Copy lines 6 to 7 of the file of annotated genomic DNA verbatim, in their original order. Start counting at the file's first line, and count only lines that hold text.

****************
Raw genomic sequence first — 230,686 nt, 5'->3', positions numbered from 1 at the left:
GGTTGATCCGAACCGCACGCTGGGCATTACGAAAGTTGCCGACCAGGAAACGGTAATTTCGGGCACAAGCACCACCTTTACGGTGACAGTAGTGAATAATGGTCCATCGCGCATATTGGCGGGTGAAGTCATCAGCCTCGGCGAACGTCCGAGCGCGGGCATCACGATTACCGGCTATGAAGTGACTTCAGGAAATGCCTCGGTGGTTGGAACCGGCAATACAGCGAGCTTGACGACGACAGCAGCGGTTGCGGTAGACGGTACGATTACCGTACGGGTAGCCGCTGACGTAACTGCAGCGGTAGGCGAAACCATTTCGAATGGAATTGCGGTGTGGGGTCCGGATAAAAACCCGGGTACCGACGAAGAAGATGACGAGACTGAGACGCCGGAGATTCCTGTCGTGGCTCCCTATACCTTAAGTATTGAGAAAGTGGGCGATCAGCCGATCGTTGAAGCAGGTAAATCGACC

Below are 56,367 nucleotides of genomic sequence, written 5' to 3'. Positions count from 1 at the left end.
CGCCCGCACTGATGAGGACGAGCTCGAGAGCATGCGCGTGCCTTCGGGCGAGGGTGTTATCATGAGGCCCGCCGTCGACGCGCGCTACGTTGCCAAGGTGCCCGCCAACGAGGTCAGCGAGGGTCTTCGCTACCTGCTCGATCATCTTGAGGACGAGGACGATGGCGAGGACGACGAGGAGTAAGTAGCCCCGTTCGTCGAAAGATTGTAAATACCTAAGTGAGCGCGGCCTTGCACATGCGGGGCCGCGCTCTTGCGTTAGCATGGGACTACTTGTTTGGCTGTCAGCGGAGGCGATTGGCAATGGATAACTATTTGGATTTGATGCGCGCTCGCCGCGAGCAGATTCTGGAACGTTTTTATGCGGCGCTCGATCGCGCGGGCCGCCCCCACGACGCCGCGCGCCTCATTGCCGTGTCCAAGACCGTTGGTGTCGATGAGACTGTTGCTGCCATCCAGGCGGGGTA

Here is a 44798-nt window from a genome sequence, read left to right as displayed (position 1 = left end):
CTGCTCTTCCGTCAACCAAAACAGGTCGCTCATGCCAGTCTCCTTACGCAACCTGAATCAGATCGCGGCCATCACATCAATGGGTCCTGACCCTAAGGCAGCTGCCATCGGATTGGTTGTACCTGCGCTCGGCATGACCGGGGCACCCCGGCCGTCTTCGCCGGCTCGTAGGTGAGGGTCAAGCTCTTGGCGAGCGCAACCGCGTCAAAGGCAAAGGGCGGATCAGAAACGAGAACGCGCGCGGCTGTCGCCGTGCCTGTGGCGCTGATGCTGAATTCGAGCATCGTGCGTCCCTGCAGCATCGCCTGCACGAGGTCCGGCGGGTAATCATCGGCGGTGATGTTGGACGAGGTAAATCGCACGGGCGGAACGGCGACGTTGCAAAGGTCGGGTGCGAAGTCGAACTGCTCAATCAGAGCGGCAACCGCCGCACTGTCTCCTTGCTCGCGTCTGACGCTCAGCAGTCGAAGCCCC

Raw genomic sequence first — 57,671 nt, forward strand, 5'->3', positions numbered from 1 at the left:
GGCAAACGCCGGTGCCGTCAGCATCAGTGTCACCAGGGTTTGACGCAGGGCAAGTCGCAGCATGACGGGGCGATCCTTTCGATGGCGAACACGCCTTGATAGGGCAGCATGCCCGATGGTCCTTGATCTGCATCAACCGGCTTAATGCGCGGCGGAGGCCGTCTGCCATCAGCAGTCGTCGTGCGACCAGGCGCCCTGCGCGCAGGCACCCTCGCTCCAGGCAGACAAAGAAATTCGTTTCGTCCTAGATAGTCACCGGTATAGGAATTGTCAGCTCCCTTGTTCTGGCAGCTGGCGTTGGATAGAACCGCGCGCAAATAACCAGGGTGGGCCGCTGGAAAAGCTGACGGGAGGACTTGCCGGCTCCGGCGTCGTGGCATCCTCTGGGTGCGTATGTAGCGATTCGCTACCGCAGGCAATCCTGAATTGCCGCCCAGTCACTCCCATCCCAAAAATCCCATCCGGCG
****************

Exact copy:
CTGCTCTTCCGTCAACCAAAACAGGTCGCTCATGCCAGTCTCCTTACGCAACCTGAATCAGATCGCGGCCATCACATCAATGGGTCCTGACCCTAAGGCAGCTGCCATCGGATTGGTTGTACCTGCGCTCGGCATGACCGGGGCACCCCGGCCGTCTTCGCCGGCTCGTAGGTGAGGGTCAAGCTCTTGGCGAGCGCAACCGCGTCAAAGGCAAAGGGCGGATCAGAAACGAGAACGCGCGCGGCTGTCGCCGTGCCTGTGGCGCTGATGCTGAATTCGAGCATCGTGCGTCCCTGCAGCATCGCCTGCACGAGGTCCGGCGGGTAATCATCGGCGGTGATGTTGGACGAGGTAAATCGCACGGGCGGAACGGCGACGTTGCAAAGGTCGGGTGCGAAGTCGAACTGCTCAATCAGAGCGGCAACCGCCGCACTGTCTCCTTGCTCGCGTCTGACGCTCAGCAGTCGAAGCCCC

Raw genomic sequence first — 57,671 nt, forward strand, 5'->3', positions numbered from 1 at the left: